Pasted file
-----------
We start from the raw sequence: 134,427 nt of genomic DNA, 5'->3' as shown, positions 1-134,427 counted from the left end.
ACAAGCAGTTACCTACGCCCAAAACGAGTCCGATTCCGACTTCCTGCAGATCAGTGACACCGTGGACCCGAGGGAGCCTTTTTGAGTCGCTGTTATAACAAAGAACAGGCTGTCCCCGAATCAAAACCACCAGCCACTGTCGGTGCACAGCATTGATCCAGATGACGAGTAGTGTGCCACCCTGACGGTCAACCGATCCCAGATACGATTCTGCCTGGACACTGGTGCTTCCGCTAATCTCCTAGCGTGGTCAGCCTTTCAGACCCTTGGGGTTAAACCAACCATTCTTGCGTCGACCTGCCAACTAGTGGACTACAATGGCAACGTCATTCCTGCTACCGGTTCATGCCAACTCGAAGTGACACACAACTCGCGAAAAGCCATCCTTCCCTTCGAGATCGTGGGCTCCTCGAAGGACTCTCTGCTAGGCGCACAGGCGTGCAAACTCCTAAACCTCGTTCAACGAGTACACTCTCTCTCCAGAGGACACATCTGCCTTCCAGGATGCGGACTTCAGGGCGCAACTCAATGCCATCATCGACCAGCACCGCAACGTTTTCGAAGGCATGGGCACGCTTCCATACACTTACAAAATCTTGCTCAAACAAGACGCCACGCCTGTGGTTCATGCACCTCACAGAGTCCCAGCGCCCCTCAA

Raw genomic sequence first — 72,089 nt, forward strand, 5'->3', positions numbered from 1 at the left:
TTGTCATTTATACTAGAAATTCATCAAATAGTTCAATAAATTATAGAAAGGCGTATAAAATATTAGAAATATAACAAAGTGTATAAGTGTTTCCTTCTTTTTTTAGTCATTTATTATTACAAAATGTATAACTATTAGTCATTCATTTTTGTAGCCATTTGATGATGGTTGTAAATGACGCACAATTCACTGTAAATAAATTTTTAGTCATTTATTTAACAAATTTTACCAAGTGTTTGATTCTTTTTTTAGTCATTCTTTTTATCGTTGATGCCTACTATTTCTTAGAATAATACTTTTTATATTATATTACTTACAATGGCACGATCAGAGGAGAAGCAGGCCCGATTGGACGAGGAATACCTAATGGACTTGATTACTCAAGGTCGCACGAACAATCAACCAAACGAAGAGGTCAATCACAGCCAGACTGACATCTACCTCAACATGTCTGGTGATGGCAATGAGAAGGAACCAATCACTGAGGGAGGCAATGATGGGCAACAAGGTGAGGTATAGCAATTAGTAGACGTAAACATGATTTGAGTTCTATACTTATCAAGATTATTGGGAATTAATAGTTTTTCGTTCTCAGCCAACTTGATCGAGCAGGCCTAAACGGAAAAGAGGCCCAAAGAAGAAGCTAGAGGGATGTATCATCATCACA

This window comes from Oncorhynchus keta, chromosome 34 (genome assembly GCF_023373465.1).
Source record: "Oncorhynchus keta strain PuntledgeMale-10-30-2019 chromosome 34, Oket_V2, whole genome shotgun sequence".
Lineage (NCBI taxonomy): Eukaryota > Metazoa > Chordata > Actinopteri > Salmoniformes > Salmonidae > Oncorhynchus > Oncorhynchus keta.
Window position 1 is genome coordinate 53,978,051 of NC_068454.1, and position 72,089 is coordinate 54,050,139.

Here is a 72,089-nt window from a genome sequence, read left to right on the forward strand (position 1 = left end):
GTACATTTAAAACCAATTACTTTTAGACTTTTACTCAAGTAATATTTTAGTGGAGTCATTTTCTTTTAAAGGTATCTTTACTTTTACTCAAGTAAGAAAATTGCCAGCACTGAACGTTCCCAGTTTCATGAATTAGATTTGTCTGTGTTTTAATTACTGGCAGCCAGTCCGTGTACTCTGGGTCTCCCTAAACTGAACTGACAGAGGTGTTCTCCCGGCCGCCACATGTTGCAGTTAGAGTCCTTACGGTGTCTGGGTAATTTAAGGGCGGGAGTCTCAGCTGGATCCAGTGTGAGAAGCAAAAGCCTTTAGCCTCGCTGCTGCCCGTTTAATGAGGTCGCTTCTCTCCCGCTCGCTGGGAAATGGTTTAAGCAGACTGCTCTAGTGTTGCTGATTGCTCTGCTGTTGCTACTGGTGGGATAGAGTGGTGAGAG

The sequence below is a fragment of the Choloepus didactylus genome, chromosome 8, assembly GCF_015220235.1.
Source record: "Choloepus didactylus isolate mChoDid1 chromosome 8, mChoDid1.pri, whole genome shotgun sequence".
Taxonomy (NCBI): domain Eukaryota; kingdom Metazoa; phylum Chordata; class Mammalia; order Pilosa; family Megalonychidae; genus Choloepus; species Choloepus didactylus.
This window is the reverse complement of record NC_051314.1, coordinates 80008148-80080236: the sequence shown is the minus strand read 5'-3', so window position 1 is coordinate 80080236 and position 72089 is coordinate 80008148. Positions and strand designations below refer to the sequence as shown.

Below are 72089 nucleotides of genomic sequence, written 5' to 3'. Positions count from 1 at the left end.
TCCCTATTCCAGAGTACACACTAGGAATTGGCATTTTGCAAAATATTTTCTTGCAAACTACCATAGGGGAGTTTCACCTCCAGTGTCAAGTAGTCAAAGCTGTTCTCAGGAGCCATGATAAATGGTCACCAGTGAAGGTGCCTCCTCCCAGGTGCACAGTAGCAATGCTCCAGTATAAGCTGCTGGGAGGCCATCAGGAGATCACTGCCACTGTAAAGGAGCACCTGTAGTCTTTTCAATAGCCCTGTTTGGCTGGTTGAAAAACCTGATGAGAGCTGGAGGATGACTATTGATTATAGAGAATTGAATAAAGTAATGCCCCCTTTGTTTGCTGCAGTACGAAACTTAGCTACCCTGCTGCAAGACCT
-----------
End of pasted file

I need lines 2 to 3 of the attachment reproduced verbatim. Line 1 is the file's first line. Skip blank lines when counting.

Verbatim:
ACAAGCAGTTACCTACGCCCAAAACGAGTCCGATTCCGACTTCCTGCAGATCAGTGACACCGTGGACCCGAGGGAGCCTTTTTGAGTCGCTGTTATAACAAAGAACAGGCTGTCCCCGAATCAAAACCACCAGCCACTGTCGGTGCACAGCATTGATCCAGATGACGAGTAGTGTGCCACCCTGACGGTCAACCGATCCCAGATACGATTCTGCCTGGACACTGGTGCTTCCGCTAATCTCCTAGCGTGGTCAGCCTTTCAGACCCTTGGGGTTAAACCAACCATTCTTGCGTCGACCTGCCAACTAGTGGACTACAATGGCAACGTCATTCCTGCTACCGGTTCATGCCAACTCGAAGTGACACACAACTCGCGAAAAGCCATCCTTCCCTTCGAGATCGTGGGCTCCTCGAAGGACTCTCTGCTAGGCGCACAGGCGTGCAAACTCCTAAACCTCGTTCAACGAGTACACTCTCTCTCCAGAGGACACATCTGCCTTCCAGGATGCGGACTTCAGGGCGCAACTCAATGCCATCATCGACCAGCACCGCAACGTTTTCGAAGGCATGGGCACGCTTCCATACACTTACAAAATCTTGCTCAAACAAGACGCCACGCCTGTGGTTCATGCACCTCACAGAGTCCCAGCGCCCCTCAA

Raw genomic sequence first — 72,089 nt, forward strand, 5'->3', positions numbered from 1 at the left: